• URL protection policy

This policy enables you to create rules that detect patterns in the URL or the file extension.

  • HTTP protocol constraint policy

The HTTP protocol constraint policy enables you to create rules that restrict URI, header, and body length, HTTP method, or HTTP response code.

  • SQL/XSS injection detection policy

This policy includes rules to detect SQL/XSS injection in the HTTP request URI, HTTP referer header, HTTP cookie header, or HTTP request body.

  • Bot detection

This policy includes rules to detect bots. A bot is an application that runs automated tasks over the internet. The WAF supports two methods for detecting bad bots: signature detection and behaviour detection. Whitelisting can also be employed for detecting the good ones.

Security Mechanisms of Web Application Firewalls

The main aim of using a WAF is to secure the existing, often productive web applications. Besides the basic protection via blacklisting and whitelisting, the WAF can also act as a central service point for completing tasks which should otherwise be on the application side.

The table below shows the most common issues faced by a web application and how WAF protects the application from them.

Cookie protectionCookies can be signed. Cookies can be encrypted.
Information leakageCloaking filter, outgoing pages can be “cleaned” (error messages, comments, undesirable information).
Session riding (CSRF)URL encryption/token.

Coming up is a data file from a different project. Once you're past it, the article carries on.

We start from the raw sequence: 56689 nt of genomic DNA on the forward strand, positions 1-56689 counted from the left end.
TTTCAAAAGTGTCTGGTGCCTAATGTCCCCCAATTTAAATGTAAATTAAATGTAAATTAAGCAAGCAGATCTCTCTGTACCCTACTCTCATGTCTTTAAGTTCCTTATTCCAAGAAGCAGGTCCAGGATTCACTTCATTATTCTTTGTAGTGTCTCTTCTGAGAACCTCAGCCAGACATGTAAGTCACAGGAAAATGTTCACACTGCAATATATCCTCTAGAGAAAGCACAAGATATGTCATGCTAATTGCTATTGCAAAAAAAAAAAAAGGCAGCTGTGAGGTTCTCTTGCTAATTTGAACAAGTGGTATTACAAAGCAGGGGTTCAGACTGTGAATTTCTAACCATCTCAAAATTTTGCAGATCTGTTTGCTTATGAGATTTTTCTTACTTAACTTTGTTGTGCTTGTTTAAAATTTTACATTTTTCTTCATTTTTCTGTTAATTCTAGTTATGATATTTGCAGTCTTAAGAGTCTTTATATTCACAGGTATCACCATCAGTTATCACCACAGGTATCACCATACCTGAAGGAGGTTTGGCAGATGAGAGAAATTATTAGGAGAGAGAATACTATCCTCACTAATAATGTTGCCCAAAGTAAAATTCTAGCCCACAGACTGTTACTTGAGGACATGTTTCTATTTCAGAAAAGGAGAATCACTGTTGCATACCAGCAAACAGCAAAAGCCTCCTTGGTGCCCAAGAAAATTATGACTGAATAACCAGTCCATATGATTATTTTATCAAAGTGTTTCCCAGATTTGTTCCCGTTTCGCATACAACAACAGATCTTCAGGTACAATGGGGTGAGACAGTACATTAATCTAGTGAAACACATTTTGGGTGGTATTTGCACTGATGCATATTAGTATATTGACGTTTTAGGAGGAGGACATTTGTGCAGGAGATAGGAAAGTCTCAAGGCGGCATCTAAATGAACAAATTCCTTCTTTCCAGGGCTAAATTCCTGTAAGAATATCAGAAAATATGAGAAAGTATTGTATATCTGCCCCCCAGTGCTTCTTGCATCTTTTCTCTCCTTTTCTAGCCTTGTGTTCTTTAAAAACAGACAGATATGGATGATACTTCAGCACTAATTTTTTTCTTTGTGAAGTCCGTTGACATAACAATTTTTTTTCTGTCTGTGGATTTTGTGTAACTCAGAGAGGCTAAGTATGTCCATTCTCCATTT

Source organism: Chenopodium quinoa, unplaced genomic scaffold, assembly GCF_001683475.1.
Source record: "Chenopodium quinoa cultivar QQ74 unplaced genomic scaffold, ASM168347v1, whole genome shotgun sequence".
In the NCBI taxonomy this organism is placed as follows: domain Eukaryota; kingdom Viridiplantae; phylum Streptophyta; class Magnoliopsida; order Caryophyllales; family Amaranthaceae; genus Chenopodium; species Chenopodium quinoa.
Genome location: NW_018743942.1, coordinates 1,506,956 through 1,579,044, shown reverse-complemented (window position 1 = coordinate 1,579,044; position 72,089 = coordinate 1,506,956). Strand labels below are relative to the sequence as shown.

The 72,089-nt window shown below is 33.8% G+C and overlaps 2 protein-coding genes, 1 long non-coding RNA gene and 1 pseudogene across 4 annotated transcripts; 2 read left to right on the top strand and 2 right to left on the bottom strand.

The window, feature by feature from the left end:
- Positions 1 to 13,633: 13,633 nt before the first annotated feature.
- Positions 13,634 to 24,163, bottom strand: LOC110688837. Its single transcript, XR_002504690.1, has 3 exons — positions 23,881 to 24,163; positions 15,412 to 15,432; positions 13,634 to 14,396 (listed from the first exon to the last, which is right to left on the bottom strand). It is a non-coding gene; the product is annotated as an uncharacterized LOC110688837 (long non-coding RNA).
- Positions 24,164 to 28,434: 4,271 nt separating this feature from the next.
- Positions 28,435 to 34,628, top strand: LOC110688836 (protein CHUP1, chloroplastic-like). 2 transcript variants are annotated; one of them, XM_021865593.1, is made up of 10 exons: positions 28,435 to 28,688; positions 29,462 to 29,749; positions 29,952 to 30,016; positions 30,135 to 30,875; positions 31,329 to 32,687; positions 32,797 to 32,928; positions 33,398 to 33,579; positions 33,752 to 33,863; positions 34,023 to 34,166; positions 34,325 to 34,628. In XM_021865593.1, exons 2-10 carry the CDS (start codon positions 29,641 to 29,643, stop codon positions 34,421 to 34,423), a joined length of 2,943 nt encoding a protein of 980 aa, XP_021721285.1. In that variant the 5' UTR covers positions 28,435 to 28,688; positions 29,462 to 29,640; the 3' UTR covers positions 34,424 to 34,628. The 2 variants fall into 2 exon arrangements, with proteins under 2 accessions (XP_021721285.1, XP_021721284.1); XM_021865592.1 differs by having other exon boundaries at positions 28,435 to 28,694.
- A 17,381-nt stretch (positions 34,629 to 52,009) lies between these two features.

File uploadVirus check (generally via external systems) via ICAP linked to the WAF.
Parameter tamperingParameter manipulation can be prevented via URL encryption (GET) and parameter encryption (GET and POST). Site usage enforcement, meaning the possible sequence of URLs can be fixed or can be detected.
Forced browsingCan be prevented via URL encryption. Site usage enforcement.
Path traversal (URL) link validationCan be prevented via URL encryption. Site usage enforcement.
LoggingAll or only specific/permitted parts of the data of a request and the connected tests can be logged.
SSLWAF can force SSL with pre-defined encryption strength. SSL termination on the WAF forwarding of the SSL data to the application. An SSL connection is possible from WAF to application.
HTTP request smugglingIs prevented via strict testing of the conformity to standards of each request.
Data validation and injectionsCan be tested to a very detailed degree (length, constant value/range of values, e.g. for SELECT, character area); validation possible with whitelist and/or blacklist (signature). Rules can in part be generated automatically.

Best Practices for Web Application Firewall Configuration